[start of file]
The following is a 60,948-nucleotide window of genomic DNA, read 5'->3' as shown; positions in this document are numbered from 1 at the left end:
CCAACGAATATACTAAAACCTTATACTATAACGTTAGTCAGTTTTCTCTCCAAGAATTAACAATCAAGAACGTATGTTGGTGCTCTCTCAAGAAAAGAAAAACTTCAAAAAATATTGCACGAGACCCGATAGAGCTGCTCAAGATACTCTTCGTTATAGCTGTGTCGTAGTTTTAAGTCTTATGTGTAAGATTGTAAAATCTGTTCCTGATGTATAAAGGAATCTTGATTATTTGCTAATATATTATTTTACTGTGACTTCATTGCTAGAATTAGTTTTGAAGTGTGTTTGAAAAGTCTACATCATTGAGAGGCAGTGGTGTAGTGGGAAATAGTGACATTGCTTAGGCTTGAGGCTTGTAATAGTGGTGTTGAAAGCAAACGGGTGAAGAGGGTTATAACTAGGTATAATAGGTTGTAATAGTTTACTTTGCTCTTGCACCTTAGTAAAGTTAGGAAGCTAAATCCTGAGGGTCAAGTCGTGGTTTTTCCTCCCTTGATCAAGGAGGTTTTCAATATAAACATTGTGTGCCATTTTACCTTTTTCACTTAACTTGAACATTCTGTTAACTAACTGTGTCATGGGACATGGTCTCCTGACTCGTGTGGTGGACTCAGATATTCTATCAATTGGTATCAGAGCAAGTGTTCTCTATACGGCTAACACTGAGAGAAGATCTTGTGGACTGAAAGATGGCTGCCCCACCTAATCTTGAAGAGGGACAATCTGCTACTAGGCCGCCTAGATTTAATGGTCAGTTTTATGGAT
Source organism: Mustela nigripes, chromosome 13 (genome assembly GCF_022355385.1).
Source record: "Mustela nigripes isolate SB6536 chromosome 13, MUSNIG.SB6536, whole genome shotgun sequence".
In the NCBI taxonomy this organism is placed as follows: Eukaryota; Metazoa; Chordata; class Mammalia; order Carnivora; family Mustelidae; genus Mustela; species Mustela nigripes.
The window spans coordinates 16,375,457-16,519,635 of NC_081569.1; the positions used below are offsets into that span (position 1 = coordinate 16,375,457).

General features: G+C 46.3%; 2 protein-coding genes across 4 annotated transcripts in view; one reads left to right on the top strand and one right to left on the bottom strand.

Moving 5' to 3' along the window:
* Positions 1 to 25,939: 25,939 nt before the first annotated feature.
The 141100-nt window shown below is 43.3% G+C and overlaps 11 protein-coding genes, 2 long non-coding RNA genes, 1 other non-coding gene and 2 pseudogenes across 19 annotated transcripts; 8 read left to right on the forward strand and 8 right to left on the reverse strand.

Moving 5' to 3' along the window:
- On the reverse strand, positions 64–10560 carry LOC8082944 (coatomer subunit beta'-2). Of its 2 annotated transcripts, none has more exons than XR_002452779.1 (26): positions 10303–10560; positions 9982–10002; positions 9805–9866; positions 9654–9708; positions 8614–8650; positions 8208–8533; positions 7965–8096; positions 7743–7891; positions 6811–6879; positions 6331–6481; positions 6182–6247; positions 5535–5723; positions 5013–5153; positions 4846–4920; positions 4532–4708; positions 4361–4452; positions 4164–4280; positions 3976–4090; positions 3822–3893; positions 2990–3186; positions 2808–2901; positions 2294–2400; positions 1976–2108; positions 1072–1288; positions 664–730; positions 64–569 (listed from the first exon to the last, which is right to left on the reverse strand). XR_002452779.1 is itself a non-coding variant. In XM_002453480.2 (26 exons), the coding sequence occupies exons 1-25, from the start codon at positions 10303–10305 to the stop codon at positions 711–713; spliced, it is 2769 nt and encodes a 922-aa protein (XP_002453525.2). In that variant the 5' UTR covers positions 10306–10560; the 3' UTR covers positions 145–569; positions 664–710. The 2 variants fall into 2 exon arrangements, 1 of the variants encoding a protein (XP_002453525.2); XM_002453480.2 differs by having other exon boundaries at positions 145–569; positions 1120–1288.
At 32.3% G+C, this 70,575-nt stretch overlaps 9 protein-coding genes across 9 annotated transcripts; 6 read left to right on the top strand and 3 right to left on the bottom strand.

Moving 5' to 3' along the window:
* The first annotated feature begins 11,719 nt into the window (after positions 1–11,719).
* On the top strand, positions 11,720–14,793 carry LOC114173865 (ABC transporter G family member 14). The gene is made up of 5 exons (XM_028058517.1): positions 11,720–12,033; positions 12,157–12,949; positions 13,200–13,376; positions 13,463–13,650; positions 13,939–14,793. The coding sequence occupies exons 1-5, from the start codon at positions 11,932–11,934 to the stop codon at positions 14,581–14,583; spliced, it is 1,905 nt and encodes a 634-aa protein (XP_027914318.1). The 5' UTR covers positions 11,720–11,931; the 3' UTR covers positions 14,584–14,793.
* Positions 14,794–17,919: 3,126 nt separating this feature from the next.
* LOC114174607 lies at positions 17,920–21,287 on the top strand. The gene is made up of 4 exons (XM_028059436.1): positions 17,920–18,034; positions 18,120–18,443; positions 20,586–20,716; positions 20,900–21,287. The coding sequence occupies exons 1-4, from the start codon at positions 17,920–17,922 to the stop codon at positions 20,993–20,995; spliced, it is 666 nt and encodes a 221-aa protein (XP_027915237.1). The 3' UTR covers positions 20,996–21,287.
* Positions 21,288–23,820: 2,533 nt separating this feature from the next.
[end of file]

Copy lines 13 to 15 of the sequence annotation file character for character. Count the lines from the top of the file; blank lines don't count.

At 32.3% G+C, this 70,575-nt stretch overlaps 9 protein-coding genes across 9 annotated transcripts; 6 read left to right on the top strand and 3 right to left on the bottom strand.

Moving 5' to 3' along the window:
* The first annotated feature begins 11,719 nt into the window (after positions 1–11,719).